The California Environmental Quality Act (CEQA) was enacted in 1970, as part of a broad package of environmental legislation including AB 2040 (Wilson) which created the Office of Planning and Research. But unlike OPR’s State planning responsibilities which have languished these past decades, requirements of CEQA have been implemented, albeit among much controversy as to their application. The California Supreme Court, in the "Friends of Mammoth" decision in 1972, clarified that CEQA applied to private, as well as public projects. Since then, with a multitude of court cases, administrative rules and legislative amendments, CEQA has resulted in a complicated process of environmental assessment that has revolutionized the local planning process.

While CEQA has greatly enhanced awareness of environmental issues and the mitigation of potentially adverse physical impacts of a development proposal, its project-by-project approach to environmental assessment diminishes its potential for assessing long-term impacts of population growth on environmental quality.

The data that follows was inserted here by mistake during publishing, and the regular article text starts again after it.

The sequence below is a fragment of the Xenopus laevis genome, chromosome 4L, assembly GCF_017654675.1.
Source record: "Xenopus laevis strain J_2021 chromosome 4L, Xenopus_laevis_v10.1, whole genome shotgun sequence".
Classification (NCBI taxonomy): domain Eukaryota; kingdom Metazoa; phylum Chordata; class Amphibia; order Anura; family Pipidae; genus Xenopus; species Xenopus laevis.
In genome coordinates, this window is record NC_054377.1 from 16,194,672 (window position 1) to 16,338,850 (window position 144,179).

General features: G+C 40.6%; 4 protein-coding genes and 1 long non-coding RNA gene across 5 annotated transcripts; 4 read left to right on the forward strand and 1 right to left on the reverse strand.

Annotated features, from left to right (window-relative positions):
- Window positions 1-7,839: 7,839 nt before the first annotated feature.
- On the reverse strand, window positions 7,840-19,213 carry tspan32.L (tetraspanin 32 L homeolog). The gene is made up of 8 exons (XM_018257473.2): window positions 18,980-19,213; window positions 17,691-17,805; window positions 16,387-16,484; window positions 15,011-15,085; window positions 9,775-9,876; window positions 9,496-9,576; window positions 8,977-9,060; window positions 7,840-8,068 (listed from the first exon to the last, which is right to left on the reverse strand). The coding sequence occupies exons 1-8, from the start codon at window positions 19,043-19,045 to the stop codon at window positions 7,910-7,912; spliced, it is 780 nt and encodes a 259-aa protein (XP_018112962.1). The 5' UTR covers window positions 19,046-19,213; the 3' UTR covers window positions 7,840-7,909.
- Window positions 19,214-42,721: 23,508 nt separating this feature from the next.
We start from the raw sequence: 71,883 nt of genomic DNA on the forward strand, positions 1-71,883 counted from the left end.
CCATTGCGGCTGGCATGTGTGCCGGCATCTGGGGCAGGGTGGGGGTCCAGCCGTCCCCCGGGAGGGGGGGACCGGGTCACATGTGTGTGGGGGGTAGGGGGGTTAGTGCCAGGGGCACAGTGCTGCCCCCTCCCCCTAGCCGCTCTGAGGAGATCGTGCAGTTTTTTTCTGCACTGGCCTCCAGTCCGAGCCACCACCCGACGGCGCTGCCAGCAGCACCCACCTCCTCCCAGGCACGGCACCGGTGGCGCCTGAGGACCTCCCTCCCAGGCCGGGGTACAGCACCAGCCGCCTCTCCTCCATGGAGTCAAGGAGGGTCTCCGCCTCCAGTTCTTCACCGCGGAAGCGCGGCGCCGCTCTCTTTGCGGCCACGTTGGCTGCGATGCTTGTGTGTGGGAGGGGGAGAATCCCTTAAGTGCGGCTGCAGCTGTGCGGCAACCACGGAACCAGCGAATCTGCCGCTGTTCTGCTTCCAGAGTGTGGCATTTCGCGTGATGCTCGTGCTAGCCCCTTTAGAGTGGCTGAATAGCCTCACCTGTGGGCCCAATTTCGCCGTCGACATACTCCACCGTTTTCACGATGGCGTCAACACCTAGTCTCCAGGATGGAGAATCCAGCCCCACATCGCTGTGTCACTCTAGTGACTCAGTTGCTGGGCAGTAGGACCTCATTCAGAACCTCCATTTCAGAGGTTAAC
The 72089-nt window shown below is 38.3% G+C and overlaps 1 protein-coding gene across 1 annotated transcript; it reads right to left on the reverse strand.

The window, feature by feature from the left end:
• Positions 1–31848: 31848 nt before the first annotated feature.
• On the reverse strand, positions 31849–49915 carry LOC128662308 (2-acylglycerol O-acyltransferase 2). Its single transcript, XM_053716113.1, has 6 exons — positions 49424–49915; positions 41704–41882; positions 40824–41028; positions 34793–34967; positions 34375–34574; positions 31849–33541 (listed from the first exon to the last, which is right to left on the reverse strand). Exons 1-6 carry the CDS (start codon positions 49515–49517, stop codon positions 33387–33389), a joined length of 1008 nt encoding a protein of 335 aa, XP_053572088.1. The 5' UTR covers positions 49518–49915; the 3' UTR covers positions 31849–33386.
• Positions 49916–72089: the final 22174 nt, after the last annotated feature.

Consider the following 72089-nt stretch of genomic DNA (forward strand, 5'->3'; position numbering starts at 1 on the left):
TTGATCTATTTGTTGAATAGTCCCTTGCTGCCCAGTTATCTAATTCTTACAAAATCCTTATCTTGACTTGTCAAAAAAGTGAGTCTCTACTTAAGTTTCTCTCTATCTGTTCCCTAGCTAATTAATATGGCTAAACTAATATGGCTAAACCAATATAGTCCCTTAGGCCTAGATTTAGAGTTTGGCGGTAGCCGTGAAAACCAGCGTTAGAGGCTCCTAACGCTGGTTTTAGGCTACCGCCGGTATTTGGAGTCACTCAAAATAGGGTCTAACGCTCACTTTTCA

Three requirements for preparing an adequate Environmental Impact Report (EIR) for a project which have potential for influencing growth are:

1) a discussion of alternatives,
2) identification of growth-inducing aspects, and
3) analysis of the long-term cumulative impacts of the project.

Even when an EIR is being prepared for a local General Plan or major plan amendment, these central topics rarely are given the attention which was foreseen when CEQA was enacted. However, the failure of State government to adopt statewide land use and population policy is the major impediment to the successful operation of the CEQA process. For example, a single city or county is obviously in no position to assess the impact that conversion of individual parcels of agricultural land to urban use will have on California’s total agricultural base. Yet in the aggregate, these individual conversions have a profound effect in reducing that base.